As thousands are set to celebrate Her Majesty The Queen’s 90th birthday this weekend, we’ve been busy behind the scenes preparing for a very special part of the celebrations – the flypast.
Every year NATS is involved in coordinating with the RAF for the flypast, and this year I have the privilege to help organise NATS’ role in this activity representing air traffic control at London Heathrow Airport.
The flypast is set to follow the Trooping the Colour ceremony. At midday tomorrow (Saturday 11 June) an array of approximately 30 aircraft, including a Chinook helicopter, a Spitfire and Hurricane pair, Tornadoes, Typhoons and, of course, the Red Arrows, will zoom over The Mall and Buckingham Palace.
While the three-minute flypast may seem a short period of time, a huge amount of preparation takes place months in advance to ensure we can safely integrate the flypast aircraft with our operations in the busy London airspace.
For the flypast to take place safely we have to stop arrivals and departures at Heathrow. As the airport operates at 98 per-cent capacity, allowing for a pause in commercial air traffic requires meticulous planning.
Prior to the start of the airshow season, my colleagues in Terminal Control at Swanwick (who control the lower airspace over London) and I meet to assess the planned flypasts and airshows that will affect the London airspace. Together we analyse the flight paths and vertical levels to design the associated procedures. During HM The Queen’s birthday flypast, the most challenging aspect from an air traffic management perspective comes after the aircraft have overflown Buckingham Palace as they continue heading towards Heathrow before being safely dispersed. Safety is our main priority at all times so, due to the proximity of the fast moving aircraft in the flypast we pause operations at Heathrow for a short time.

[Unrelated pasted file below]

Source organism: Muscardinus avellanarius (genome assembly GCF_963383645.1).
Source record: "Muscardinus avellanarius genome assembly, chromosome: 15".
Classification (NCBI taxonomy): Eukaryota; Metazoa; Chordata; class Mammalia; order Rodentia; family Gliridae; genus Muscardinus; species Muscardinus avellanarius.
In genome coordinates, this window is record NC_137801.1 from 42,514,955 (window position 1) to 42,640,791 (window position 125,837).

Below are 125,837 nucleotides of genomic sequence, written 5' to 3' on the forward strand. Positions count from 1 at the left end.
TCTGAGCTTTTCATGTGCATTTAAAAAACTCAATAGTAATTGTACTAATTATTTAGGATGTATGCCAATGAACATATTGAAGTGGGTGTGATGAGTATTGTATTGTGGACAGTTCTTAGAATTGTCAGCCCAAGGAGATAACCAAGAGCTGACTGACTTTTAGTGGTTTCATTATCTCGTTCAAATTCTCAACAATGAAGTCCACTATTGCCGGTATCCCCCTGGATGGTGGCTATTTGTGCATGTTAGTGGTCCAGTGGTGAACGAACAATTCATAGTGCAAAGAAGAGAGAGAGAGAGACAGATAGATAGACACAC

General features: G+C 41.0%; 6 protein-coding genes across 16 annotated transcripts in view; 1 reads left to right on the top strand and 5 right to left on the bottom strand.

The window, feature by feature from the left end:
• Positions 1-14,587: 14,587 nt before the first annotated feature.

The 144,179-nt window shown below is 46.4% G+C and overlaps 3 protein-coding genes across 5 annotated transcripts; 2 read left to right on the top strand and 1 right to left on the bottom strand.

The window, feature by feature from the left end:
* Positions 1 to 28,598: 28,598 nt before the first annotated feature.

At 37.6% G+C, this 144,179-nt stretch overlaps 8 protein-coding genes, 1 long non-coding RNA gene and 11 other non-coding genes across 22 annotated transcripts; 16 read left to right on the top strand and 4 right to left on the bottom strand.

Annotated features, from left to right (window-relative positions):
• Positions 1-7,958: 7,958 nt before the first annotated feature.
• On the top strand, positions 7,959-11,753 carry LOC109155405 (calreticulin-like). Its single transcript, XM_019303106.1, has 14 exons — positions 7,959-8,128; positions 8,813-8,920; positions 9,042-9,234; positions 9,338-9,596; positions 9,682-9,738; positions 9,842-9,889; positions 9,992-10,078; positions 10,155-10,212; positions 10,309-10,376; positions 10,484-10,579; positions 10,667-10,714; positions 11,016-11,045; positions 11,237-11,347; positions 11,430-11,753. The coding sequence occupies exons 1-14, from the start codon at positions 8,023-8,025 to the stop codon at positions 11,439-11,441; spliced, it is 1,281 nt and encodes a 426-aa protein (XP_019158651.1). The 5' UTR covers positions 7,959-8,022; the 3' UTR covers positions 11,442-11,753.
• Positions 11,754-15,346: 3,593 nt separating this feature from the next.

The weather plays an important factor too. Prevailing winds dictate the direction in which aircraft land at and depart from the airport and, if there is low cloud the flypast may be cut short, with fewer aircraft taking part.
We will stop arrivals and departures for a period of time before and after the flypast at Heathrow. If, at Heathrow, we’re operating in a westerly direction, there will be a gap in arrivals for approximately 10 minutes. But if we’re operating in an easterly direction, there will be a gap in arrivals and departures for approximately 15 minutes. We have to plan differently for each direction. On westerly operations, the aircraft are going with the flow of the flypast, whereas on easterly operations aircraft will route directly towards the flypast tracks, which means we need to increase the separation distance between the aircraft in the flypast and any Heathrow arrivals and departures.
We also work with Heathrow Airport to coordinate the runway inspections to take place when the arrivals and departures are stopped. This ensures that we maximise any capacity lost due to the flypast.
Temporary airspace restrictions are also put in place to ensure the safe management of aircraft in the flypast and those in the surrounding airspace. A Notice to Airmen (NOTAM) has been issued giving details of this restricted airspace. (Do note: if you’re a general aviation pilot wishing to fly in or around the area, please make sure you’re familiar with the details in the NOTAM.)
This flypast is one of many aerial activities that will be taking place this summer that NATS helps to coordinate, others include Farnborough International Airshow and the Red Bull Air Race at Ascot.
I’m sure the Queen’s birthday flypast and the rest of the celebrations will be an event enjoyed by all. We’re especially delighted with the part we play to make this happen.
[Featured image by the The MoD via Flickr]
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